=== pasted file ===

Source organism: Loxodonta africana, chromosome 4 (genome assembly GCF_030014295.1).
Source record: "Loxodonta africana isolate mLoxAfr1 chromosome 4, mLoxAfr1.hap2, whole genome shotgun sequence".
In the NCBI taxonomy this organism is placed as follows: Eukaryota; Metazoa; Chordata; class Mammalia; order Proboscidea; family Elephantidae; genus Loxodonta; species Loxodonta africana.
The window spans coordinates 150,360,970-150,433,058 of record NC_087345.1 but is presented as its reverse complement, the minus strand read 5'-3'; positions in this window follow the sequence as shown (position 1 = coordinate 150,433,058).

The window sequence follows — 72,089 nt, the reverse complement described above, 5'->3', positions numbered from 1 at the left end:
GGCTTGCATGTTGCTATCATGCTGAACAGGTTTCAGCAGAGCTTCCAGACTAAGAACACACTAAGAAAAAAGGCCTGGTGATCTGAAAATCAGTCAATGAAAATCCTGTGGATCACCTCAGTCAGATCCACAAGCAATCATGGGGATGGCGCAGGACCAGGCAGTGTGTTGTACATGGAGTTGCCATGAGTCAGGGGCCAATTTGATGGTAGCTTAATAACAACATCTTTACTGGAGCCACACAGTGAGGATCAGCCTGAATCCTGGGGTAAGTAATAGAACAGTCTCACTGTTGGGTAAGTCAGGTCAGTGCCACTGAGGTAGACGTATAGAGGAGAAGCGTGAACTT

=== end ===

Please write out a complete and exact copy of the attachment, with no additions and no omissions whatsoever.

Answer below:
Source organism: Loxodonta africana, chromosome 4 (genome assembly GCF_030014295.1).
Source record: "Loxodonta africana isolate mLoxAfr1 chromosome 4, mLoxAfr1.hap2, whole genome shotgun sequence".
In the NCBI taxonomy this organism is placed as follows: Eukaryota; Metazoa; Chordata; class Mammalia; order Proboscidea; family Elephantidae; genus Loxodonta; species Loxodonta africana.
The window spans coordinates 150,360,970-150,433,058 of record NC_087345.1 but is presented as its reverse complement, the minus strand read 5'-3'; positions in this window follow the sequence as shown (position 1 = coordinate 150,433,058).

The window sequence follows — 72,089 nt, the reverse complement described above, 5'->3', positions numbered from 1 at the left end:
GGCTTGCATGTTGCTATCATGCTGAACAGGTTTCAGCAGAGCTTCCAGACTAAGAACACACTAAGAAAAAAGGCCTGGTGATCTGAAAATCAGTCAATGAAAATCCTGTGGATCACCTCAGTCAGATCCACAAGCAATCATGGGGATGGCGCAGGACCAGGCAGTGTGTTGTACATGGAGTTGCCATGAGTCAGGGGCCAATTTGATGGTAGCTTAATAACAACATCTTTACTGGAGCCACACAGTGAGGATCAGCCTGAATCCTGGGGTAAGTAATAGAACAGTCTCACTGTTGGGTAAGTCAGGTCAGTGCCACTGAGGTAGACGTATAGAGGAGAAGCGTGAACTT